Tag Archives: Lone Star International

Is Texas wine at a crossroads?


Texas wineTexas wine may be approaching a crossroads, something that was evident during the 31st annual Lone Star International wine competition this week. That’s because some of the best wines at the competition weren’t Texas, but included California wines sold by Texas producers. Which is not supposed to be the point of what we’re doing here.

Years ago, when a lot of Texas wine left much to be desired, what happened this week wasn’t unusual. Or, as I told the competition organizer when I first judged Lone Star in 2005, “Give us better wines, and we’ll give you gold medals.”

Given the revolution in Texas wine quality and production over the past decade, I had hoped those days were gone. But the uneven quality of many of the wines I judged, this year and last, has me wondering. Has Texas wine reached a plateau, where quality isn’t going to get any better given the state’s resources and climate? Or is something else going on?

After the jump, my take on what’s happening:

Lone Star International Wine Competition 2013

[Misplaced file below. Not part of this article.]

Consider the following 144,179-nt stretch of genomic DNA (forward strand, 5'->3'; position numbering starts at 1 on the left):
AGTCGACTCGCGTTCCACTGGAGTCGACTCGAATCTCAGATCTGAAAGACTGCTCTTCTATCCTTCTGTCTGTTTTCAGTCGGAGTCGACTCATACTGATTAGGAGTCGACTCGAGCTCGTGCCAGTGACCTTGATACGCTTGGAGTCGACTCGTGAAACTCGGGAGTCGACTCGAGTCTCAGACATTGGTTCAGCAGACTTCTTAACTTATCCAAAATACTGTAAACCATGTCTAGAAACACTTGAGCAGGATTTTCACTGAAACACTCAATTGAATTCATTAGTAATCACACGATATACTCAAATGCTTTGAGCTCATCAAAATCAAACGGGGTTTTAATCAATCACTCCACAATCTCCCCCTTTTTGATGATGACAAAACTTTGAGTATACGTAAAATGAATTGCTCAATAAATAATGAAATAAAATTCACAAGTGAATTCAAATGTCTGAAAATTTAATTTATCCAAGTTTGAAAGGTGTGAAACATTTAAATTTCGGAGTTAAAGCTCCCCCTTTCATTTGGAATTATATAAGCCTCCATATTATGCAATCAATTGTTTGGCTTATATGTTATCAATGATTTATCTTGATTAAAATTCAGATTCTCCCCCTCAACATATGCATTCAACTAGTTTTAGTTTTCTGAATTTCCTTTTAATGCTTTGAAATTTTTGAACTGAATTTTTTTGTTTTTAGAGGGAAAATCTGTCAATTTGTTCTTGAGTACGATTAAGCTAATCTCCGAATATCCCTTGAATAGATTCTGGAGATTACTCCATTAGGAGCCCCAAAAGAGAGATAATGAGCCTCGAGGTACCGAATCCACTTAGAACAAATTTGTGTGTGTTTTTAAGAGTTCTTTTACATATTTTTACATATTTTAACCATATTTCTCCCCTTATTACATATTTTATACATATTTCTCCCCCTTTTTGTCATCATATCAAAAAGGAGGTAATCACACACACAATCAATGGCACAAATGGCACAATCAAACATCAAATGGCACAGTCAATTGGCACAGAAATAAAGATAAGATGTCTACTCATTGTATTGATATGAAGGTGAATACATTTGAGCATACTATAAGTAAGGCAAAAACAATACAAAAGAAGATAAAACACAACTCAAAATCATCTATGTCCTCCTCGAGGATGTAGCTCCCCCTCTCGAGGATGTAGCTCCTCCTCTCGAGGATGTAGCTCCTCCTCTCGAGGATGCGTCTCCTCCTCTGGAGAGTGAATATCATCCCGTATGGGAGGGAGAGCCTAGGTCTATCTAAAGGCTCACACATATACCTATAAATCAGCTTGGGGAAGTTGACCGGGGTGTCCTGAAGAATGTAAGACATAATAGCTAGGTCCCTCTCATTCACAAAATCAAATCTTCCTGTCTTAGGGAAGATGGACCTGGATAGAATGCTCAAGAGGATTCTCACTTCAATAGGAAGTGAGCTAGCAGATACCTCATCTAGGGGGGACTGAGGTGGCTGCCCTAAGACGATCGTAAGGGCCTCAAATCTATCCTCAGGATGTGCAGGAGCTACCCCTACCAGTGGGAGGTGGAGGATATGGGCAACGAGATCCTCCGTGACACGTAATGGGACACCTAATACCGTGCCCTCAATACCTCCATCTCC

We saw the future of Texas wine during one of the championship flights at the 30th annual competition this week, where there wasn’t a chardonnay in sight. The five wines competing for best white from Texas were all outstanding, and each was worthy of winning — two Rhone blends, a viognier, a roussanne, and an albarino.

Can I write, finally and after 20 years, that Texas producers and growers have figured this thing out? More, after the jump:

Lone Star International Wine Competition 2012

FlightOfColorLSWineCompThe first day of judging in the 29th annual event, which focuses on Texas but includes wines from other regional states, California, and the world, was not much fun. The quality of the wine was uneven at best, and many of the judges I talked to wondered if the 2011 competition, perhaps the best ever, had been a fluke.

Not to worry. The second day, when we judged best of class, reaffirmed my faith in the quality of Texas wine. In many ways, it was a landmark for the state’s producers. The wines that earned top honors were distinctive and reflected Texas’ terroir, demonstrating that wineries here finally seem to have figured out that they should not make chardonnay and merlot, but wines better suited for our climate and soil.

More, after the jump:

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